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Explain Gilligan's ethics of care, the differences she points out between her approach and Kohlberg's approach, and how her system can be applied to criminal justice ethics.

Gilligan's theory of care ethics asserted that mainstream moral philosophy, including Kohlberg's stages of moral development, privileged male values while ignoring those of women and children. She believed that ethical dilemmas should be addressed with compassion and context rather than universal imperatives. An example of Gilligan's theory at work in the criminal justice system is a restoration circle, which focuses on repairing the harm done to the community rather than punishing the offender.

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Care ethics is a branch of moral philosophy popularized in the 1980s by philosopher Carol Gilligan. Gilligan was one of the first contemporary philosophers to take into account gendered differences in moral decision making. This is why care ethics are sometimes known as feminist ethics or even gender ethics. Gilligan argued that most mainstream moral philosophy came from a European male lens. Instead of focusing so much on moral imperatives and outcomes, care ethics emphasize the importance of relationships and emotion when it comes to ethical dilemmas. Gilligan says that this ethical framework is "an ethic grounded in voice and relationships, in the importance of everyone having a voice, being listened to carefully (in their own right and on their own terms) and heard with respect" (source: "Interview with Carol Gilligan"). Previous moral theories tried to claim that moral reasoning was a deductive, logical process that would lead to the same conclusion in essentially every situation. Care ethics, however, are more contextual, meaning that the right course of action depends largely on the needs, capabilities, and relationships of the people who will be affected by the decision.

In contrast, Laurence Kohlberg was a moral theorist who popularized the concept of stages of moral development. According to his theory, peoples' capacity for and motivations behind moral reasoning change as they get older. For example, consider the moral question of stealing. A child, who is in what Kohlberg refers to as the "pre-conventional stage" of moral development, will probably not steal his younger sister's cookie not because he intrinsically knows that stealing is wrong, but because he knows he will be punished if he gets caught. An older adult, however, who has ideally reached the post-conventional stage, knows not to steal an old woman's purse because he respect's the woman's right to her own property. In criticizing Kohlberg's approach, Gilligan noted that all the people used in Kohlberg's studies prior to the development of his theory were male. Therefore, Kohlberg could not make any universal claims about moral reasoning because men and women don't necessarily reason the same way. Furthermore, Kohlberg's theory essentially says that children's moral reasoning is always faulty because they act from a place of self-preservation rather than principle. Gilligan, on the other hand, believed that the needs and feelings of all parties involved in an issue should be taken into consideration, which presumably includes children.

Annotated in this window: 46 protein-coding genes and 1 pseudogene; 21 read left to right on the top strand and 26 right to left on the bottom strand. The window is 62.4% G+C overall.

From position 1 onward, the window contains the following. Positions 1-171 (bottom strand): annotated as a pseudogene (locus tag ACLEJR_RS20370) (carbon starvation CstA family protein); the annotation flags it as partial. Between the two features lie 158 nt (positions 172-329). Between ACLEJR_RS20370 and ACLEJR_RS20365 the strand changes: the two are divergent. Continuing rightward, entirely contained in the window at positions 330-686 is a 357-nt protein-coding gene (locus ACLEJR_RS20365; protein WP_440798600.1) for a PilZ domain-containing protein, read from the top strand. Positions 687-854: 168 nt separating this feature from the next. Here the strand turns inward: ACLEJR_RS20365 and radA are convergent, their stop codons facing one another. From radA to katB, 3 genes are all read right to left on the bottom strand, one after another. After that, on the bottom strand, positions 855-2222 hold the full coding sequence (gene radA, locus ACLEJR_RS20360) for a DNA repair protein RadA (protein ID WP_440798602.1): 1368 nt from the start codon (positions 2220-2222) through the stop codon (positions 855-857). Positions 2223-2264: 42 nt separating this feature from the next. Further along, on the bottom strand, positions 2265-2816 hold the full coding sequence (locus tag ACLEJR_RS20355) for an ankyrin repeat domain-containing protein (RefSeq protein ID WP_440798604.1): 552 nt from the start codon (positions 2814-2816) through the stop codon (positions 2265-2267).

Gilligan's framework of ethics relates mostly to the concept of restorative justice. Restorative justice is the idea that the consequences of a harmful act should focus on repairing the harm done to relationships or the community rather than imposing a harsh punishment on the offender. This approach takes into account the humanity of the offender and acknowledges that he/she may not have acted out of sheer malice, but because of some unmet social, emotional, or economic need. An example of restorative justice is a "restoration circle" where a mediator facilitates a discussion between the offender, the offended, and potentially other members of the community. A restoration circle reflects Gilligan's care ethic because everyone's voice is respected and everyone's needs are taken into consideration when arriving at an appropriate solution.

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